Double opt-in refers to a process where subscribers are given a second chance to confirm that they actually want to hear from you after signing up to your email list. This is sent in the form of an email that will usually contain a link that they will be able to click through to in order to confirm. If confirmation is not received, then the recipient should not be added to your list. Although doing things this way will mean that you are likely to end up with a smaller list compared to only using single opt-in, one of the biggest advantages is that you know that every subscriber on your list definitely wants to be there, which ultimately reduces the number of future unsubscribes.

Don’t Purchase a List

Purchasing an email list can often seem like a quicker, easier, and more convenient way of gathering emails to send marketing messages to. However, this can often be a sure way towards getting a high unsubscribe rate as the recipients that you have on your list may not even know that they have been added to it, let alone have given their consent to it. When you purchase an email list compared to building your own, the main problem is that you don’t know if the people you are sending marketing emails to are even interested in what you are offering. Chances are that a lot of them are not going to be and will unsubscribe immediately.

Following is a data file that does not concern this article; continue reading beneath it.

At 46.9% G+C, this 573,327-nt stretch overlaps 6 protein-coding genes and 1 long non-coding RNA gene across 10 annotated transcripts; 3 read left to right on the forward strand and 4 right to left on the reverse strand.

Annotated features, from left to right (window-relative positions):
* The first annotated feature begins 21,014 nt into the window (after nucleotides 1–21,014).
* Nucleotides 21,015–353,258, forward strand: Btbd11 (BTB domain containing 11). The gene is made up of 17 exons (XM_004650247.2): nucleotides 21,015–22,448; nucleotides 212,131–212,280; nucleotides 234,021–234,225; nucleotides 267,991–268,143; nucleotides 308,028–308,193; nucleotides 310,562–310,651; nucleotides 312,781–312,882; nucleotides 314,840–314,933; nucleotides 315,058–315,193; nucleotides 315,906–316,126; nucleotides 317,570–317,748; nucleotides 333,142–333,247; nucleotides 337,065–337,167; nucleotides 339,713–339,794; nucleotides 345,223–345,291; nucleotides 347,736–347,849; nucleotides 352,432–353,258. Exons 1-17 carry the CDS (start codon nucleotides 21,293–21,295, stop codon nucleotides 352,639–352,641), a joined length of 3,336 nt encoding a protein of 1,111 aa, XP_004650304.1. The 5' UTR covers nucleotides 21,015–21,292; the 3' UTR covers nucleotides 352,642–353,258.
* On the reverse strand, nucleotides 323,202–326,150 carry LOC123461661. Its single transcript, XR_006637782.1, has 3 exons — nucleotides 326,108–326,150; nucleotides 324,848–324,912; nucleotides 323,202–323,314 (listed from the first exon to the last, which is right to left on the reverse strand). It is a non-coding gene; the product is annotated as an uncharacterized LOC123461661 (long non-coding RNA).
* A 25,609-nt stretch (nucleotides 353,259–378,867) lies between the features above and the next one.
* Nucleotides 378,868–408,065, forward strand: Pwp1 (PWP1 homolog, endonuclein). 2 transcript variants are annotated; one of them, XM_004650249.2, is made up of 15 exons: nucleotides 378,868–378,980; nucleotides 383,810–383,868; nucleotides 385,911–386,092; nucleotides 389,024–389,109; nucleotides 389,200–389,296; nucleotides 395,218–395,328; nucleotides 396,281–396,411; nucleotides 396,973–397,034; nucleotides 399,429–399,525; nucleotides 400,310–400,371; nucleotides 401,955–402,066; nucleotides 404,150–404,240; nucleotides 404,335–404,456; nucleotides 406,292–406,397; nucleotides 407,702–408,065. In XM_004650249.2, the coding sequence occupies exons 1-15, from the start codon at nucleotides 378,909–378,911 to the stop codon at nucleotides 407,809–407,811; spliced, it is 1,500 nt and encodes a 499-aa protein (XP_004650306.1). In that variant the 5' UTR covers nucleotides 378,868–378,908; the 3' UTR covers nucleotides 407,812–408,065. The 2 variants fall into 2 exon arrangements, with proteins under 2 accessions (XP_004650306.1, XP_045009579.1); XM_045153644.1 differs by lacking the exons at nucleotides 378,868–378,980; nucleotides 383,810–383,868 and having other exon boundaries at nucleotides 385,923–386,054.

Clean Your Email List to Improve your Average Unsubscribe Rate Email Marketing

Regularly cleaning your email list can help you reduce unsubscribes, as you will be able to remove any unengaged or inactive users before they finally click on the unsubscribe button. If you are still sending emails to people who aren’t engaging with your messages or perhaps have never engaged since you started sending them, then all you are doing is encouraging them further towards unsubscribing. It’s best to take the hint – if they’re not engaging now, chances are that won’t change in the future, so it’s best to remove them from the list.